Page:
“The art community of Findlay has really embraced our presence. Twice a year there is an artwalk that draws crowds in the hundreds up to the space. For these openings, we try to bring in artists from further away and curate shows that perhaps challenge traditional ideas of what art is. For the most part, the community has really responded favorably to these shows, and it’s been able to start some really meaningful conversations. We’re in the process of trying to reach out to the community in a more meaningful way, particularly by getting local colleges involved in the space. We’re currently planning our seventh year of exhibitions, and I think I’m allowed to divulge that we’re going to see a bit of a convergence of the conceptual narrative frameworks from our personal work and the shows we curate, so stay tuned for that.” — IB

 

Relationship with Chicago

DEMO Project
“DEMO has a great relationship with Chicago, and I would say that over the years the majority of our artists have come from Chicago, though we have exhibited artists really from all over. It helps to have the proximity and the in-state reputation. I think Chicago Artists Resource has been key in reaching Chicago. Plus, a lot of our own personal network is in Chicago, so there’s cross-pollination. Chicago has shown us a lot of love and [has] helped to propel our space, and we certainly have a lot of respect for the Chicago community. I think at first we really had to earn our reputation because people within the state were so quick to disparage Springfield or anything that was happening here. I’m so happy to see that perception has truly diminished.” — AL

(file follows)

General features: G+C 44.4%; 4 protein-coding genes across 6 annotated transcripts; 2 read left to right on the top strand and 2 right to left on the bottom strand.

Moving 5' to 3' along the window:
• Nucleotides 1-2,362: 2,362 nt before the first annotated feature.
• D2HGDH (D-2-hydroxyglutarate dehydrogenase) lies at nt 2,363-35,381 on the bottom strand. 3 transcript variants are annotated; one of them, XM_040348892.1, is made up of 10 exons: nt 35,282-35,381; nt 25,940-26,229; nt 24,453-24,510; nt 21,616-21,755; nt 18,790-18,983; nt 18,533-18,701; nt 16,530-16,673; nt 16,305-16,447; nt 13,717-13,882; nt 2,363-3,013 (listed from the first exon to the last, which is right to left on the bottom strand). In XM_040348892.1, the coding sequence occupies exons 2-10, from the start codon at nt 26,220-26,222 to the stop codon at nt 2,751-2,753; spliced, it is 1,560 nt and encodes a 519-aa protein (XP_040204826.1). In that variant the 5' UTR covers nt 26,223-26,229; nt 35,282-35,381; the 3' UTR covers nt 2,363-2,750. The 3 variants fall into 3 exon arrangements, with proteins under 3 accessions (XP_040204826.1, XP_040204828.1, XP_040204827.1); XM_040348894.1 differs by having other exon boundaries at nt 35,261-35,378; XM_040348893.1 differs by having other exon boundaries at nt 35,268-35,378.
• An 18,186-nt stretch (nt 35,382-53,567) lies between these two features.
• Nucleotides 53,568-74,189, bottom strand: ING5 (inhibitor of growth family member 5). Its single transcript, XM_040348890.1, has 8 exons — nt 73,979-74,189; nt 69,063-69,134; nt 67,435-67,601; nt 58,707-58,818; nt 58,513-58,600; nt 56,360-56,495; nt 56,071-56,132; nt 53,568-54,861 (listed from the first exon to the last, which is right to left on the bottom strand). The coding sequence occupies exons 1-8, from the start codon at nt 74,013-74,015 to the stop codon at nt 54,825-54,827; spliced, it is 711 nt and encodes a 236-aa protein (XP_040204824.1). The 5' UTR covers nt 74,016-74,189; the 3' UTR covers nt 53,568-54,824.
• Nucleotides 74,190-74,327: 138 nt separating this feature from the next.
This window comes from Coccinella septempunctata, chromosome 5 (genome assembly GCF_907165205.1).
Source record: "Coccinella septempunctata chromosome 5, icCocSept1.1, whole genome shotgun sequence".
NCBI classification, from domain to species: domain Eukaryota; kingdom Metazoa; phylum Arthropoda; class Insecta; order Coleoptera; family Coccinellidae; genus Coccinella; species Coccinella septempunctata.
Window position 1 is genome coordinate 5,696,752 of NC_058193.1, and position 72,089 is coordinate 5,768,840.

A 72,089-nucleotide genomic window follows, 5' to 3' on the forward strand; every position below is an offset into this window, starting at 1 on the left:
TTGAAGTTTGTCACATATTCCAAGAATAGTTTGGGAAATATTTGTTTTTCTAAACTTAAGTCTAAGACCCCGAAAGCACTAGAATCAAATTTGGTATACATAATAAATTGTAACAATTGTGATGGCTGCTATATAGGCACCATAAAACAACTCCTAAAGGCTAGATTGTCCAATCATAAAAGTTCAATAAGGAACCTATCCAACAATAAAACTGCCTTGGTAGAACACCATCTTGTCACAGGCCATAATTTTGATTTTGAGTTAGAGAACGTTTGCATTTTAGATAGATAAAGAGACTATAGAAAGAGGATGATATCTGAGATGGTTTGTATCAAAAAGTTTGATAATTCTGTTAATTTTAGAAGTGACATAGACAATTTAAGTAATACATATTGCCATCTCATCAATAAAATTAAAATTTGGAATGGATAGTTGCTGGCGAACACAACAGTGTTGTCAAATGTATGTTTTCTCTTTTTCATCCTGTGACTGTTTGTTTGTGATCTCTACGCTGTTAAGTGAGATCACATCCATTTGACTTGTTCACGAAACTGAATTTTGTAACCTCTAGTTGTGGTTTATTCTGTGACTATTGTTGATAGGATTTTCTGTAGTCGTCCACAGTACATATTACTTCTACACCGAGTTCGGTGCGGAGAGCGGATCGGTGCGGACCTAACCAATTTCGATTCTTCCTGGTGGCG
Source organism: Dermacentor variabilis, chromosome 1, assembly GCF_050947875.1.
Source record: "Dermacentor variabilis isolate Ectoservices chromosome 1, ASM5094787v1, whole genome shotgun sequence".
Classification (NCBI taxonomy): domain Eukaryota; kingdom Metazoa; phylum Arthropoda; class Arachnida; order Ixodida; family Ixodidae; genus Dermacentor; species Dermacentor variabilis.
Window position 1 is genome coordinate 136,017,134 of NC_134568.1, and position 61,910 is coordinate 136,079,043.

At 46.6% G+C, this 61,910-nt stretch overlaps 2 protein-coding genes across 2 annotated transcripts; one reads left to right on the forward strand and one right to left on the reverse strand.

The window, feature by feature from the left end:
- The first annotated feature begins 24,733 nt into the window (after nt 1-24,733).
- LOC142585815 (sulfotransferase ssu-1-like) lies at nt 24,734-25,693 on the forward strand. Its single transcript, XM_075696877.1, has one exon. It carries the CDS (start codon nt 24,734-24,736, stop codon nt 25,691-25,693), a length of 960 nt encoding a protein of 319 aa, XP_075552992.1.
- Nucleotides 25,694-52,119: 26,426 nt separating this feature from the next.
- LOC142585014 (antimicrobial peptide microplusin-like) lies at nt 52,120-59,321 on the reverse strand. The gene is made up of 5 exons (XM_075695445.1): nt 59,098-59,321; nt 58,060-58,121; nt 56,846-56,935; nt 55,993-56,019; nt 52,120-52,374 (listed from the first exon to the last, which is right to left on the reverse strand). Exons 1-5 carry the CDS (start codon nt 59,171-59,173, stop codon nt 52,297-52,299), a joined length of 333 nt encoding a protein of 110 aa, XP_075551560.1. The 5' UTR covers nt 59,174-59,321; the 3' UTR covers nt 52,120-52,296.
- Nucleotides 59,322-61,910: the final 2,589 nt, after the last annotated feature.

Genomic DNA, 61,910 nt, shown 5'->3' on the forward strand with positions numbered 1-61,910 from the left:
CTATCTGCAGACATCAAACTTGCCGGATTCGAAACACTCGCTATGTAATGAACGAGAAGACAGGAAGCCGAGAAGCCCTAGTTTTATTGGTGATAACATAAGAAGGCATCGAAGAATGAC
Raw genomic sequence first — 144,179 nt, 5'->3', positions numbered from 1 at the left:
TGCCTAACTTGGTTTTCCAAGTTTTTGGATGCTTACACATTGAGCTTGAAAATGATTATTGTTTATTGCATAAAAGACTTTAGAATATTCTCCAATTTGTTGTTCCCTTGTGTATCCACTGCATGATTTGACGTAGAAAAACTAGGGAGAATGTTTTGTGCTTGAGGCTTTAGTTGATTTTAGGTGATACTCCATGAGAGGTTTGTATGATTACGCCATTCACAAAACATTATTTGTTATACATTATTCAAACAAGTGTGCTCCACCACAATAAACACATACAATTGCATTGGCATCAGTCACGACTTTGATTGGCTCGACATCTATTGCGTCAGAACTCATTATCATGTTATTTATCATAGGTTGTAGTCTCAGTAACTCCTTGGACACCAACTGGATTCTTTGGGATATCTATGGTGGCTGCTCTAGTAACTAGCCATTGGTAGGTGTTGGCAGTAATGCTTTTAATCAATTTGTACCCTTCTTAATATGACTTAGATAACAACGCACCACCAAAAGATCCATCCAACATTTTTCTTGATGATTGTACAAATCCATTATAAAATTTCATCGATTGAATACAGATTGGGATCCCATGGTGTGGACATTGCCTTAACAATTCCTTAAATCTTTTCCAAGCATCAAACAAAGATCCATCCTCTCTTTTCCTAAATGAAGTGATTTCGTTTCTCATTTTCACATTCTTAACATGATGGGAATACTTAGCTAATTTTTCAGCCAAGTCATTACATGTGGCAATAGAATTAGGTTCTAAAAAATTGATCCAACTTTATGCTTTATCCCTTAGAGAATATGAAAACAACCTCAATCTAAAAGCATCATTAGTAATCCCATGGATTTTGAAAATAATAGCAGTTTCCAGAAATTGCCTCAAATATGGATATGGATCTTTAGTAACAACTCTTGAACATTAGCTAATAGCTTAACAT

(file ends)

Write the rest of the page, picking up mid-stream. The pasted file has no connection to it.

Project 1612
“I would say it is a good relationship. We get a lot of artists that come in from Chicago, so the communication between Peoria’s art community and the Chicago art community has been increasing. We have also gotten involved with groups from Chicago such as 60 Inches From Center in trying to connect the central Illinois arts community to Chicago’s.” — JB

 The Neon Heater
“When people closer to the coasts say they’re ‘going to the city,’ they mean one of two places — but being in the Midwest, it’s a good day’s drive to New York and at least two days to Los Angeles. Chicago is our city. We’re able to get there and back in a day if we need to. Being where we are, most of our contact [with artists] before the work arrives is digital. The proximity to Chicago has really allowed for us to make a lot of friends, do studio visits, and actually to see the work. Over the years we’ve had the chance to show quite a few Chicago based artists, [but] it’s never necessarily been because of the proximity but for the quality of their work.” — JB

The Poor Farm
“Chicago and the Midwest affords us the resources and the freedoms to be supportive of artists and their ideas.” — GB